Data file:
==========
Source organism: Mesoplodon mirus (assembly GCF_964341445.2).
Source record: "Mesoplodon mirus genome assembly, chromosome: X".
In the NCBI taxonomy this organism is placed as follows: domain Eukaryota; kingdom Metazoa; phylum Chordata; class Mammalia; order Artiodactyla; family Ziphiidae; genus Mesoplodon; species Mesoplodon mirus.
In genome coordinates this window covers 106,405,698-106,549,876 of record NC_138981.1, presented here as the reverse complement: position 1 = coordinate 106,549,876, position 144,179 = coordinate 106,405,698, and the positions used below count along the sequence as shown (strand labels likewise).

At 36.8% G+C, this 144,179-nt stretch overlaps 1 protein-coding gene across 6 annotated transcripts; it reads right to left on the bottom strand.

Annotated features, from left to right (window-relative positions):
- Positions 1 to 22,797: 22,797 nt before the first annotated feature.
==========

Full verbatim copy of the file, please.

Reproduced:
Source organism: Mesoplodon mirus (assembly GCF_964341445.2).
Source record: "Mesoplodon mirus genome assembly, chromosome: X".
In the NCBI taxonomy this organism is placed as follows: domain Eukaryota; kingdom Metazoa; phylum Chordata; class Mammalia; order Artiodactyla; family Ziphiidae; genus Mesoplodon; species Mesoplodon mirus.
In genome coordinates this window covers 106,405,698-106,549,876 of record NC_138981.1, presented here as the reverse complement: position 1 = coordinate 106,549,876, position 144,179 = coordinate 106,405,698, and the positions used below count along the sequence as shown (strand labels likewise).

At 36.8% G+C, this 144,179-nt stretch overlaps 1 protein-coding gene across 6 annotated transcripts; it reads right to left on the bottom strand.

Annotated features, from left to right (window-relative positions):
- Positions 1 to 22,797: 22,797 nt before the first annotated feature.